Thank Fathom it's Friday

Reflections from a (wannabe) ecowarrior

8 November 2019|

A sideways look at economics

I’m not planning to glue myself to a tube carriage. And I’m not planning to wheel a pink boat down Oxford Street. But I did recently take an incredibly eco-friendly action: I said on Facebook that I am committed to doing something for the climate. Of course, actually doing something would be good too, so I made a private commitment to do that and set out to take a holiday without getting on a plane; not a Greta-Thunberg-sail-across-the-Atlantic-style effort, but more of a person gets on a train kind of vibe. My upcoming travel requirements are within Europe after all, from London to Klaipeda (Lithuania) and back, although my bubble soon burst after a few hours of research which revealed that I had a choice between six days of travelling using trains and buses, costing more than £500 per person or two two-and-a-half-hour flights for less than half of the price. I booked the flights.

Admittedly, this is an epic fail on my first attempt to fulfil my private pledge to actually do something to reduce my carbon footprint.[1] Sad, but there are a few silver linings. First, I have learnt some useful things by doing this research, including how to calculate my carbon footprint. Second, a high-speed train linking Poland and Helsinki, via Lithuania, is set to open in a few years, which will trim a day off the journey time either way and make doing that trip cleaner. Third, it turns out that I was right in the discussion we had, when my wife equated (in terms of their environmental impact) my leaving the bedside table lamp on when I’m not in the room, to us flying to and from Lithuania. I’ve now learnt, and ‘pointed out’, that the CO2 emissions generated from heating and lighting our home for an entire year are less than those that will be generated by us flying to and from Lithuania.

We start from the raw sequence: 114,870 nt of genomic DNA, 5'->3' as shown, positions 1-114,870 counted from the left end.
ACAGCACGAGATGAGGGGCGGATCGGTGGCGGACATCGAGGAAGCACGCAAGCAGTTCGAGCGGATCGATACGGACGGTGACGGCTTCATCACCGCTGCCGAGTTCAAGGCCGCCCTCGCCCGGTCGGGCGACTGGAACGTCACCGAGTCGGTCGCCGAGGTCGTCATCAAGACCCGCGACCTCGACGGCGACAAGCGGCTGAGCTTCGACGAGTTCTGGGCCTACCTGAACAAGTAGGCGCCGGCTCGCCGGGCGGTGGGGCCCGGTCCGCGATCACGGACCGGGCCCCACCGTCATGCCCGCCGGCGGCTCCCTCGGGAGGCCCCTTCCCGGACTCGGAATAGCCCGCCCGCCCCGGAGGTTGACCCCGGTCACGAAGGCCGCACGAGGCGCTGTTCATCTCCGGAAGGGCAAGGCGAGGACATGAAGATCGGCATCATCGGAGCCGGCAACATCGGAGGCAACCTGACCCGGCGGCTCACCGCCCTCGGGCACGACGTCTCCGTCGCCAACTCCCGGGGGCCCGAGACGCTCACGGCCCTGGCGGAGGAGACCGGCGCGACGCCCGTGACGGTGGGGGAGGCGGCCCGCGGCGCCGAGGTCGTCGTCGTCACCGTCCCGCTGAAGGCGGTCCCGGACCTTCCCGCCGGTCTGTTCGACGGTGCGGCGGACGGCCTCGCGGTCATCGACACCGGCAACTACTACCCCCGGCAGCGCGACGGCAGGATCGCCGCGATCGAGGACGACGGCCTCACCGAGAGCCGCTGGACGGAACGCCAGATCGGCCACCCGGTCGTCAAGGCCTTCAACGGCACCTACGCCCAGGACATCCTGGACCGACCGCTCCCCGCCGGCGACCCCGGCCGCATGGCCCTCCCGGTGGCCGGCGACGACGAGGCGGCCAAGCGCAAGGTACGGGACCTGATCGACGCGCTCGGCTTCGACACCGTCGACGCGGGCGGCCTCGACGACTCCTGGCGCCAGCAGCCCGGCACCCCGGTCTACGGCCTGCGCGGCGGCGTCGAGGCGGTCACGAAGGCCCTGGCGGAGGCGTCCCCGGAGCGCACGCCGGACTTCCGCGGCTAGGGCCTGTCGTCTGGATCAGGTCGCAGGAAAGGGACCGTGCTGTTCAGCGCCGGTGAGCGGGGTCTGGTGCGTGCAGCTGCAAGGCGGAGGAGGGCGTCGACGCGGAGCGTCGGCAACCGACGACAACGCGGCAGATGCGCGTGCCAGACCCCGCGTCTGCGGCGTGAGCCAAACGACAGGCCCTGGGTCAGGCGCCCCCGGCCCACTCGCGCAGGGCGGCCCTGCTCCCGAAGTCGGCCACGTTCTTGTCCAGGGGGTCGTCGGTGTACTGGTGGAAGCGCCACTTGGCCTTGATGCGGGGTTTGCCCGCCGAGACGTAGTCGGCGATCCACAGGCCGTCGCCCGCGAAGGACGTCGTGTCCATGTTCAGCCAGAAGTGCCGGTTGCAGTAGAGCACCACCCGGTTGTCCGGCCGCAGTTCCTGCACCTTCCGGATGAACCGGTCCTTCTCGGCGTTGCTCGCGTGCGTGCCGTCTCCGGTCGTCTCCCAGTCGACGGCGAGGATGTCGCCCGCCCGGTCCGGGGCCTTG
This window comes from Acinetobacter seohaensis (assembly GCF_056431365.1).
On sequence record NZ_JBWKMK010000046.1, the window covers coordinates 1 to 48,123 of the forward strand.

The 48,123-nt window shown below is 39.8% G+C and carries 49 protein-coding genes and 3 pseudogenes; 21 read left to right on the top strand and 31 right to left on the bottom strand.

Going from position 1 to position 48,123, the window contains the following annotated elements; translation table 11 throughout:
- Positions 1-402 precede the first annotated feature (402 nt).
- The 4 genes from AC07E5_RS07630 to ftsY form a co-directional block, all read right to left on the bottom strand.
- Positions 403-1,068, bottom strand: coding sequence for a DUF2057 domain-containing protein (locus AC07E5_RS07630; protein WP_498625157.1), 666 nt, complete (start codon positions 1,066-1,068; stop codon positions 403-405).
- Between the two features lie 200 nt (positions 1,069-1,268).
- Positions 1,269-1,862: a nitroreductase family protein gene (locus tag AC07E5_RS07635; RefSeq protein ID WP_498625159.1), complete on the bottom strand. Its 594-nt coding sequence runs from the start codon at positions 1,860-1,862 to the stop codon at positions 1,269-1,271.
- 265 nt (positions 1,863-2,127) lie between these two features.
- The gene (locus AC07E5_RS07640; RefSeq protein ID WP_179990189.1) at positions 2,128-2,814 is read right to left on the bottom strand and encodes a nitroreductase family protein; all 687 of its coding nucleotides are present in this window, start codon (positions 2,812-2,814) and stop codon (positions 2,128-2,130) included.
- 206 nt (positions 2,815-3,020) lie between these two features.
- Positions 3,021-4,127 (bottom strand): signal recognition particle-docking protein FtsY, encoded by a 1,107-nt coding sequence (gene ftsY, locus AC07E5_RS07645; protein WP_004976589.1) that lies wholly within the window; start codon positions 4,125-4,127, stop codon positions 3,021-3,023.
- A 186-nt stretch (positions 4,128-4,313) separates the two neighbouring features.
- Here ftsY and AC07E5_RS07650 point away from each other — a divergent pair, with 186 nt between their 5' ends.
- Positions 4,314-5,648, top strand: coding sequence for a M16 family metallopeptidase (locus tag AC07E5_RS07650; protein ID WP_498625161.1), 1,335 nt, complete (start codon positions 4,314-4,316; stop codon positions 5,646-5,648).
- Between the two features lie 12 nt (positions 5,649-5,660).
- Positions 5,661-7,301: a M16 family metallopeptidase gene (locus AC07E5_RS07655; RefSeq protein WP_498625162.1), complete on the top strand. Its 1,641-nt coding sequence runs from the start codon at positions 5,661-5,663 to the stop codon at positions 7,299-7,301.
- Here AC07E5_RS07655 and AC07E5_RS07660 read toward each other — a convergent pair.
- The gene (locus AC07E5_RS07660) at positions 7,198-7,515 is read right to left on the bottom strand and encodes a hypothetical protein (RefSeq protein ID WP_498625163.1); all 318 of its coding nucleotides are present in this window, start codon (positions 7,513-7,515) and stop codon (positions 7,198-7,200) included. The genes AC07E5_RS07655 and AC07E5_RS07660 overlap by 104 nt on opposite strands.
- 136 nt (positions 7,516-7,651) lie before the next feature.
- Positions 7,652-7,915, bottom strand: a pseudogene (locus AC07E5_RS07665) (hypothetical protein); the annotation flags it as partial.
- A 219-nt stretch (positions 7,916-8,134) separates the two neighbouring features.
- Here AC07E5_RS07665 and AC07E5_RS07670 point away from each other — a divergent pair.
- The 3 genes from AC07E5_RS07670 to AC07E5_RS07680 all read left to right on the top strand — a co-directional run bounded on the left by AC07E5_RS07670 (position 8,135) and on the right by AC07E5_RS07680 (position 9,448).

Readers may not be that interested in my domestic squabbles, my own climate activism (or lack of) and train infrastructure in Eastern Europe. They might, however, be interested to hear about carbon footprint calculations and my reflections from having done so. If so, read on.

There are several tools which allow you to calculate your carbon footprint, which ask about your lifestyle, including where you live, how you travel, your consumption and eating habits. I would strongly encourage everyone to do it. There is a climate emergency unfolding so it seems sensible for us to have an idea about how we contribute to the problem, and which aspects of our lifestyles contribute the most. I can imagine that before long we will all be required to do this by law, just like we complete our tax returns. I used carbonfootprint.com, which estimates how much CO2 each bit of your consumption generates. It can take several hours to do this, which makes it the sort of thing that you typically do another day, when you have more time. But in other ways it’s fun: it’s easy to see how much carbon a particular flight would emit, compare the emission intensity of different cars and how much difference it would make if you stopped eating meat and became vegan.

As our managing director Erik Britton highlighted in an excellent TFiF a few months back, government policy is needed to tackle the climate emergency. He’s spot on with that point, but I would stress that actions by individuals are important too. If I change my habits and reduce my carbon footprint, but nobody else in the world does, nothing changes at the macro level. If I change my consumption patterns and this TFiF convinces one other person to make changes to their lives, this still doesn’t make a difference. But if that person convinces another person, and that person convinces another person, and this continues, at some point this will make a difference at the macro level. If people believe in something, and I believe many people do when it comes to the environment, that point might not be as far away as you might think. And if enough people believe something, it will force even the most self-interested of governments to change their policies too. Welcome to trickle up economics.